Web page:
King’s Odyssey best first time up
November 10th, 2018 | Ian Carnaby's Racing News
It’s been a quiet week on the punting and other fronts but this Saturday will be busier, with some good racing followed by the annual school reunion/Remembrance dinner in Southampton. I act as MC on these occasions and you will appreciate that the numbers are dropping year by year now. Soon it will be like chatting to good friends over a pleasant meal, as opposed to an official function with speeches, the minute’s silence, etc.
I’ve spoken about famous old boys often enough in the past – Ken Russell, Benny Hill, Martin Chivers, Dr Horace King and various other luminaries. It’s not really the done thing to talk about disgraced politician John Stonehouse, though I’ve written about him in the Racing Post. You may remember he faked a suicide by leaving a pile of clothes on the shore of the Florida coast, presumably expecting people to think he’d drowned somewhere between there and Cuba. (Pretty silly, really, because the sharks would have got him first.) As I wrote in the Post, if you’re going to disappear, Paraguay is the place to go. No one cares in Paraguay, where they’ve seen some pretty interesting characters find a remote haven.
I don’t want to sound trite about it because I love the school, but John was unlucky in one respect. Ending up in Australia, he might have been left alone but for bearing a faint resemblance to the disappeared Lord Lucan. Thus the Aussie constabulary became interested in ‘the quiet, mysterious Englishman’, thinking they might have one of the stories of the century on their hands. The dream died when John had to drop his pants so they could check whether he had a tattoo or distinguishing mark high up on his thigh. Lucky Lucan did, John didn’t and that was the end of it. He was sent back to England and served a five-year term for fraud.
As I say, we don’t talk about it. Benny, also long gone, remains popular, however. His hit Ernie The Fastest Milkman in the West, listing various Eastleigh locations where Benny delivered milk after leaving school, or being asked to leave, rings many local bells. He was a very clever man and various comics – Bob Monkhouse, Dick Emery and Frankie Howerd among them – acknowledged their debt to him in the matter of highly original material. He shouldn’t have moved from the BBC to ITV because the smuttier material, which the commercial channel encouraged, is what he’s remembered for now. He was far more gifted than that; mind you, his mum sat next to mine at the bingo, so I suppose I’m not wholly unbiased.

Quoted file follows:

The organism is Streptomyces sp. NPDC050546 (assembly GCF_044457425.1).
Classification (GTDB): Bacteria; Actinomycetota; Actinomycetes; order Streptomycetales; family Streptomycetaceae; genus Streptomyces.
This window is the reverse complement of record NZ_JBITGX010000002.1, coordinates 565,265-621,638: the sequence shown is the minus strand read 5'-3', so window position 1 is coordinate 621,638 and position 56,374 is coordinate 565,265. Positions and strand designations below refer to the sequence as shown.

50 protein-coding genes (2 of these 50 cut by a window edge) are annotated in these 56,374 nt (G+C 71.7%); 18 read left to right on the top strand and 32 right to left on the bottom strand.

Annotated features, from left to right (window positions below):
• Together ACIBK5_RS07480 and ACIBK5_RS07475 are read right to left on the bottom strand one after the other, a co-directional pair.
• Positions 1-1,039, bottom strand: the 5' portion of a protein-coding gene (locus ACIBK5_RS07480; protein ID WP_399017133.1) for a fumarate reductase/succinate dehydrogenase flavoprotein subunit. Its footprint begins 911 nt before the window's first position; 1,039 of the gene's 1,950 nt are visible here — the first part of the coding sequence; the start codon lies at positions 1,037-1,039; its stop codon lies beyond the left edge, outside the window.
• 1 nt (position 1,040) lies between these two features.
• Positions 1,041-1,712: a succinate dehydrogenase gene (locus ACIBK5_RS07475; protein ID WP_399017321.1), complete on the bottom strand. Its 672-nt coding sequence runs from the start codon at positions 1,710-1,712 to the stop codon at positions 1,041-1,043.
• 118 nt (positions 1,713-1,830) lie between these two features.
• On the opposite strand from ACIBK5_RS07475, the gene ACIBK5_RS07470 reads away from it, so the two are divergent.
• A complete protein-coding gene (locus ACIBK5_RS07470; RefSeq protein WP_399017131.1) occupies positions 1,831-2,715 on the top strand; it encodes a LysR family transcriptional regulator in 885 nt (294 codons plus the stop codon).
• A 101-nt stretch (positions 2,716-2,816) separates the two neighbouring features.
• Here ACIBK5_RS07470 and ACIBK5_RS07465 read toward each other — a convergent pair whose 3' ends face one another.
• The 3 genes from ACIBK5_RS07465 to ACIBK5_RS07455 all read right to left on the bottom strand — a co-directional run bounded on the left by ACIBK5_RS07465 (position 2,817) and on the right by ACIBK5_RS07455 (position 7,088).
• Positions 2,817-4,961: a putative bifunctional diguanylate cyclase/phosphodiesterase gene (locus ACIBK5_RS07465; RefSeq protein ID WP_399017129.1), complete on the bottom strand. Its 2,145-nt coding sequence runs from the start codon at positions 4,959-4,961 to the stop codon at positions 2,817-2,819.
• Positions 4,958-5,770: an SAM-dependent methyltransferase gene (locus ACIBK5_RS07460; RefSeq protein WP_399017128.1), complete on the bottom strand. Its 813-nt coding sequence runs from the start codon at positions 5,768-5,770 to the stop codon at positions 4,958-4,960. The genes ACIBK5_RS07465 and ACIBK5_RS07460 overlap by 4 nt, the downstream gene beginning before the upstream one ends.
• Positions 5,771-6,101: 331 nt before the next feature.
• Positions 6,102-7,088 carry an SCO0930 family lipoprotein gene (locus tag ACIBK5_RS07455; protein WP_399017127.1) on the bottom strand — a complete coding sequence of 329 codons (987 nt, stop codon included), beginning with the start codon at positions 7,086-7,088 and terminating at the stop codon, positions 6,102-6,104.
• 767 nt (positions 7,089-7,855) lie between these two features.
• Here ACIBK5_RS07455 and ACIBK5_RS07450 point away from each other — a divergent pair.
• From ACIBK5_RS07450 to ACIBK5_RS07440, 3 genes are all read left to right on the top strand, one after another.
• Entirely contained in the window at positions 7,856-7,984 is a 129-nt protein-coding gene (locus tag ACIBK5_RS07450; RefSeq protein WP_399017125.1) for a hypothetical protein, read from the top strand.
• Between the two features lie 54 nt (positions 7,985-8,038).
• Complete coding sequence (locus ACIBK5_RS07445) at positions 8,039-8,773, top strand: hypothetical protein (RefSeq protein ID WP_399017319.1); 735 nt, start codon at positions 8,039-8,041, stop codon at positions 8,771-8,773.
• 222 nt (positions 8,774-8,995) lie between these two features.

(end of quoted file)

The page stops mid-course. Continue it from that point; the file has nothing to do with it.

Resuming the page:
It was good to see Jim Old’s Count Meribel winning at Carlisle on Sunday. This was one of the horses Jim took with him when he joined Nigel Twiston-Davies and his training of it has been typically thorough and effective. Count Meribel had never jumped a fence in public but likes Carlisle and won a novices’ handicap chase under top weight – remarkable.
I think Black Corton would probably have beaten Definitly Red at Wetherby but for the bad mistake at the third but this is one of the reasons I don’t bet heavily on steeplechases. The price, 5/4, was poor, even in a four runner-field, given that Definitly Red was rated officially 11lb superior.
Punters haven’t much chance when a reliable cove like Philip Hobbs wins with ‘the other one’. Ecu De La Noverie and Mr David Maxwell landed a Newbury novices’ hurdle at 33/1 with stable-companion Garrettstown and Dickie Johnson unplaced at 7/2. There’s nothing untoward in it and presumably they had never worked together but there is no way you can find winners like this.
I quite like the third, Bold Plan, and with Evan Williams’ horses in form I hope King’s Odyssey can go close in the handicap chase at Aintree on Saturday. He kept on finishing third last term and had plenty of Cheltenham experience, so I just hope he can adjust to a flat track and the Mildmay fences. He needs to win first time up or he will become expensive to follow.
The wind and rain could have quite an effect so it’s a day for being careful. However, I assume Nicky Henderson will have We Have A Dream ready for the Elite Hurdle at Wincanton, while Laugh A Minute’s second at Deauville looks significant in the Wentworth at Doncaster as another Flat season winds down. I’d like Eric Alston’s Maid In India to finish about seventh in this and go for the valuable Listed fillies’ sprint at Bath when it all starts up again. Tempus fugit.